"Decrepitude," he proclaims. "I think filthier is better. If you study European construction, it's not nearly as fussy and refined. Here, if someone gets a little flaking paint on their house, it's a panic situation."
To prove his point, Shapiro has been known to pour coffee and tea on paving stones and cement to give them a more aged patina. He is thrilled that the plaster in the portico has hairline cracks and vines are creeping across the walls. "I think it is a bit of a sore thumb, but that is softened by the foliage around it," he says. "If I had it to do over I would destroy it even more."
For The Record
Los Angeles Times Friday July 01, 2005 Home Edition Main News Part A Page 2 National Desk 0 inches; 29 words Type of Material: Correction
Royal Pavilion -- An article in Thursday's Home section on architectural follies included a photo caption that said the Royal Pavilion was in Brighton, Wales. Brighton is in England.
For The Record
Los Angeles Times Thursday July 07, 2005 Home Edition Home Part F Page 4 Features Desk 0 inches; 30 words Type of Material: Correction
Royal Pavilion -- An article in last week's Home section on architectural follies included a photo caption that said the Royal Pavilion was in Brighton, Wales. Brighton is in England.
Behind the portico's impressive facade, which could keep company with Washington, D.C., landmarks (complete with reflecting pool), the room has 13-foot ceilings and measures 19 feet across. Walls curve to meet a 19th century stone reproduction of a Renaissance hearth purchased in Antwerp, Belgium.
Shapiro covered the 275 square feet of interior space with "multi-blend, the cheapest, junkiest stone you can buy," literally cutting corners by carving ragged-edged 14-inch squares that were laid in a diamond pattern. There are two daybeds of Shapiro's design covered in a faded damask linen from Diamond Foam & Fabric in L.A., some worn wicker chairs and a $100 junk-store table he had painted red. Even the telephone -- beige and decidedly analog -- looks second hand.
The stucco exterior of the structure's sides and back and the deliberately dialed-down decor are "very plain Jane," Shapiro says. "All the money is in the facade." He estimates that the tab for his folly ran to $100,000.
"People spend that kind of money on gourmet kitchens all the time and never think twice," he says without a second thought. He acknowledges that spending this much on a Palladian portico might seem indulgent to the average homeowner. "Frivolous? Extravagant? Hollywood?" he asks, before answering with a smile. "I plead guilty. But I use it all day. I have my coffee and read the paper here in the morning, hang out by the pool and have drinks and dinner in the evening. It's eccentric but in a nice harmless way."
There were early indications that Shapiro might become an aesthete. Growing up in Burbank and Encino, Shapiro learned to paint from an artist who, in exchange, got medical care from Shapiro's father, a physician. The Shapiros often visited the art galleries on La Cienega Boulevard during the '50s and '60s. "They stayed open on Monday nights," Shapiro recalls. "It was something of an institution."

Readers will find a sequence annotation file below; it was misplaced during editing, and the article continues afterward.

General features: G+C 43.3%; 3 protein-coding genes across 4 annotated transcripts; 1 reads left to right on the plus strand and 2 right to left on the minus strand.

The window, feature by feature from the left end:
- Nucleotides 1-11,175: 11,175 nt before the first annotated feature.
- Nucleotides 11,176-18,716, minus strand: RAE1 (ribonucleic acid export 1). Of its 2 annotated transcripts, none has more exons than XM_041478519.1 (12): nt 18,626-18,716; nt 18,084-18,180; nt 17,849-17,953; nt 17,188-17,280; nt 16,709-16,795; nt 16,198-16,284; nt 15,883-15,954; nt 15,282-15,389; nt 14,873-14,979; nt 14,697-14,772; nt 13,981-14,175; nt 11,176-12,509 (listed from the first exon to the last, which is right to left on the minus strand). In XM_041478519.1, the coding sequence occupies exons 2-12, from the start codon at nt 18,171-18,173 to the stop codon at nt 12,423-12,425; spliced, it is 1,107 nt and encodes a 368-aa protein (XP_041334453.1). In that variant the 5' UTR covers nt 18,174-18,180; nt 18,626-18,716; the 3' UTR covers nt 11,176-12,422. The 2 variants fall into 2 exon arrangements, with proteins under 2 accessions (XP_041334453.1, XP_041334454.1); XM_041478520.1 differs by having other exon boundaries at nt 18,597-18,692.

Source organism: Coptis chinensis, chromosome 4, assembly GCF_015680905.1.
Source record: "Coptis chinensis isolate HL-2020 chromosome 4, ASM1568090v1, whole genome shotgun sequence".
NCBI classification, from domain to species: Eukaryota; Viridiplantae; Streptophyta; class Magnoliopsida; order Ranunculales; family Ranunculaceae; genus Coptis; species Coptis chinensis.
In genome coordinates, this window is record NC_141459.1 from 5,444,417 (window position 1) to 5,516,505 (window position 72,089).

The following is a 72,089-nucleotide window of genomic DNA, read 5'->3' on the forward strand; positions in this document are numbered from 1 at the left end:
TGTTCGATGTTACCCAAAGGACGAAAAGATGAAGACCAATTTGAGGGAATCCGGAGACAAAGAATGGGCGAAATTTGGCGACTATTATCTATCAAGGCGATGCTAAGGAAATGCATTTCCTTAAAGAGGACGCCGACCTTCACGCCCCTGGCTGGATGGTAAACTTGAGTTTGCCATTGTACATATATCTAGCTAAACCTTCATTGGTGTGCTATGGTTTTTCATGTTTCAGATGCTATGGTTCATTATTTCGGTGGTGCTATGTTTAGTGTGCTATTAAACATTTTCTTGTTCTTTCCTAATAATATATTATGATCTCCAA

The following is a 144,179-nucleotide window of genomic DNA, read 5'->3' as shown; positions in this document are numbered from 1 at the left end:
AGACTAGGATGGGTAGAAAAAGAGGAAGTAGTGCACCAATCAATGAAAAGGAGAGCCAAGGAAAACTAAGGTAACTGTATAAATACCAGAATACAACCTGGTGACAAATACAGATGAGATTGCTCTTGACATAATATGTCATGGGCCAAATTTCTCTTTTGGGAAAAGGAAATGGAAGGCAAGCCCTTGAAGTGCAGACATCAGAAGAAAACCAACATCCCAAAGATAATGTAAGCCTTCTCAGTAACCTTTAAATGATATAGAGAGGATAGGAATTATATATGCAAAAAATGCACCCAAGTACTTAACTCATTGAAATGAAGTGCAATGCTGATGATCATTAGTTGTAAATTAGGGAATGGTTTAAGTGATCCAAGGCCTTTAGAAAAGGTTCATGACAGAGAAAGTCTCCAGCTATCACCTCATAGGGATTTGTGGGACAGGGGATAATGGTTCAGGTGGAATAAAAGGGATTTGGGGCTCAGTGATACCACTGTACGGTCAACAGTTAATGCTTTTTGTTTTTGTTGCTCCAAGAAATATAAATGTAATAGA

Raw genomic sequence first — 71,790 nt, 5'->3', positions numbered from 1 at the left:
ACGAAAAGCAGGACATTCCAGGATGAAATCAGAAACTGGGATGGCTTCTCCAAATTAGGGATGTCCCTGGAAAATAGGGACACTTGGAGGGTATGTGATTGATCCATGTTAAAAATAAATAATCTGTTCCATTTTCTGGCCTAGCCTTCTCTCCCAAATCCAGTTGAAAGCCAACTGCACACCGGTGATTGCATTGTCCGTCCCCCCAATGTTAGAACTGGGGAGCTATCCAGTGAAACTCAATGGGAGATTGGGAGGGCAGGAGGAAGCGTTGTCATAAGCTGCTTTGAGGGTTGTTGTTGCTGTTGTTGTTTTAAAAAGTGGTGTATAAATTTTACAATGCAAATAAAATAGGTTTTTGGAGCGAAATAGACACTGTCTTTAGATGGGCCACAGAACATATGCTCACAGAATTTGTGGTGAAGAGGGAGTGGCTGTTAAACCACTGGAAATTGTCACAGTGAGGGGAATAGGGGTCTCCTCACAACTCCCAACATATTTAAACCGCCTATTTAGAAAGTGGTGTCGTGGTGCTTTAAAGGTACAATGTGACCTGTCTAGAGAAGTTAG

The first house Shapiro purchased, a classic Spanish design, struck a chord, as did its terraced landscaping created by a greens keeper of the Los Angeles Country Club. In 1986, as the prosperous owner of Budget Rent A Car franchises, he moved into his current residence. It had been owned by film and TV composer and jazz musician Peter Rugolo, who had a Picasso-inspired mural painted on the bottom of the swimming pool.
Back then, Shapiro says, he was "living a Jekyll and Hyde existence." After renting cars all day, he would come home to paint or go to meetings at the Museum of Contemporary Art, where he sat on the board. In the early '90s, he cofounded and designed the Beverly Hills restaurant the Grill.
During a brief retirement, he also filled his 8,500-square-foot home with antiquities, centuries-old furniture, modern art and the occasional 20th century piece, including a Gio Ponti secretary cabinet decorated with classical architectural motifs by Piero Fornasetti. It is a sophisticated mix: a fragment of an ancient marble sculpture shares a foyer decorated with the twisted remains of an automobile that form a John Chamberlain sculpture.
In design, Shapiro emulates the European sensibility. "Their approach to decoration and art is unrestrained," he says. "They are very comfortable taking risks. They throw seemingly disparate items together in a joyous, almost naive way, and it always seems to work."
He describes his home as "studied clutter. It's not chaos. There is classical symmetry and I do like pairs, columns, things that frame a doorway. I like announcing a room that way or having a strong piece of art as a focal point. The objects that create drama must have soul and substance. They cannot be gratuitously beautiful or colorful, a cheap thrill."
Shapiro's folly began to occupy his mind about four years ago. After six years of retirement and a divorce, he was "bored out of my skull, just vegetating." In 2002 he renovated a former pet supply store and opened Richard Shapiro Antiques and Works of Art. Last year he designed a furniture collection, Studiolo, comprised of iron and steel tables as well as upholstered pieces.